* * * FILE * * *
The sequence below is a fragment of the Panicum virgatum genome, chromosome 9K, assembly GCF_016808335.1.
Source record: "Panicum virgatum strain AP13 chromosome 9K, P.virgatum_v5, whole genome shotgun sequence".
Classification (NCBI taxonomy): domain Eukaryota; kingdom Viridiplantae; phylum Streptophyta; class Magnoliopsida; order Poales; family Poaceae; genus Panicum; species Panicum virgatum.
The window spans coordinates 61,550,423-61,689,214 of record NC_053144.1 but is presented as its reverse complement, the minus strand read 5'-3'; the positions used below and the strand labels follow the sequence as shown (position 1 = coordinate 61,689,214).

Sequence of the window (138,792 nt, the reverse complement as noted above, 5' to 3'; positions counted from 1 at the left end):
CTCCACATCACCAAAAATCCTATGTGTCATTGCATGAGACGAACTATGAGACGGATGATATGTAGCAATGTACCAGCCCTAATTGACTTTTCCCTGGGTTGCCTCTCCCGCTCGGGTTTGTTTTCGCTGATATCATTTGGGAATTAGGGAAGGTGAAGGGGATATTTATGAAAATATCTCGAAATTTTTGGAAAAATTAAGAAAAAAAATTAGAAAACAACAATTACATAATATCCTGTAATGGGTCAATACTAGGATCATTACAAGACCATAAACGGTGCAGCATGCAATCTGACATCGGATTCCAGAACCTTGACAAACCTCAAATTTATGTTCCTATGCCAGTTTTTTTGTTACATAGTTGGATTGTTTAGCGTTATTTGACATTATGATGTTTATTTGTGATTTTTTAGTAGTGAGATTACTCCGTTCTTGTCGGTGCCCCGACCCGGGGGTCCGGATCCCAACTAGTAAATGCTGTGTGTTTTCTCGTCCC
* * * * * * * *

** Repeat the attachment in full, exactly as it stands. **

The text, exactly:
The sequence below is a fragment of the Panicum virgatum genome, chromosome 9K, assembly GCF_016808335.1.
Source record: "Panicum virgatum strain AP13 chromosome 9K, P.virgatum_v5, whole genome shotgun sequence".
Classification (NCBI taxonomy): domain Eukaryota; kingdom Viridiplantae; phylum Streptophyta; class Magnoliopsida; order Poales; family Poaceae; genus Panicum; species Panicum virgatum.
The window spans coordinates 61,550,423-61,689,214 of record NC_053144.1 but is presented as its reverse complement, the minus strand read 5'-3'; the positions used below and the strand labels follow the sequence as shown (position 1 = coordinate 61,689,214).

Sequence of the window (138,792 nt, the reverse complement as noted above, 5' to 3'; positions counted from 1 at the left end):
CTCCACATCACCAAAAATCCTATGTGTCATTGCATGAGACGAACTATGAGACGGATGATATGTAGCAATGTACCAGCCCTAATTGACTTTTCCCTGGGTTGCCTCTCCCGCTCGGGTTTGTTTTCGCTGATATCATTTGGGAATTAGGGAAGGTGAAGGGGATATTTATGAAAATATCTCGAAATTTTTGGAAAAATTAAGAAAAAAAATTAGAAAACAACAATTACATAATATCCTGTAATGGGTCAATACTAGGATCATTACAAGACCATAAACGGTGCAGCATGCAATCTGACATCGGATTCCAGAACCTTGACAAACCTCAAATTTATGTTCCTATGCCAGTTTTTTTGTTACATAGTTGGATTGTTTAGCGTTATTTGACATTATGATGTTTATTTGTGATTTTTTAGTAGTGAGATTACTCCGTTCTTGTCGGTGCCCCGACCCGGGGGTCCGGATCCCAACTAGTAAATGCTGTGTGTTTTCTCGTCCC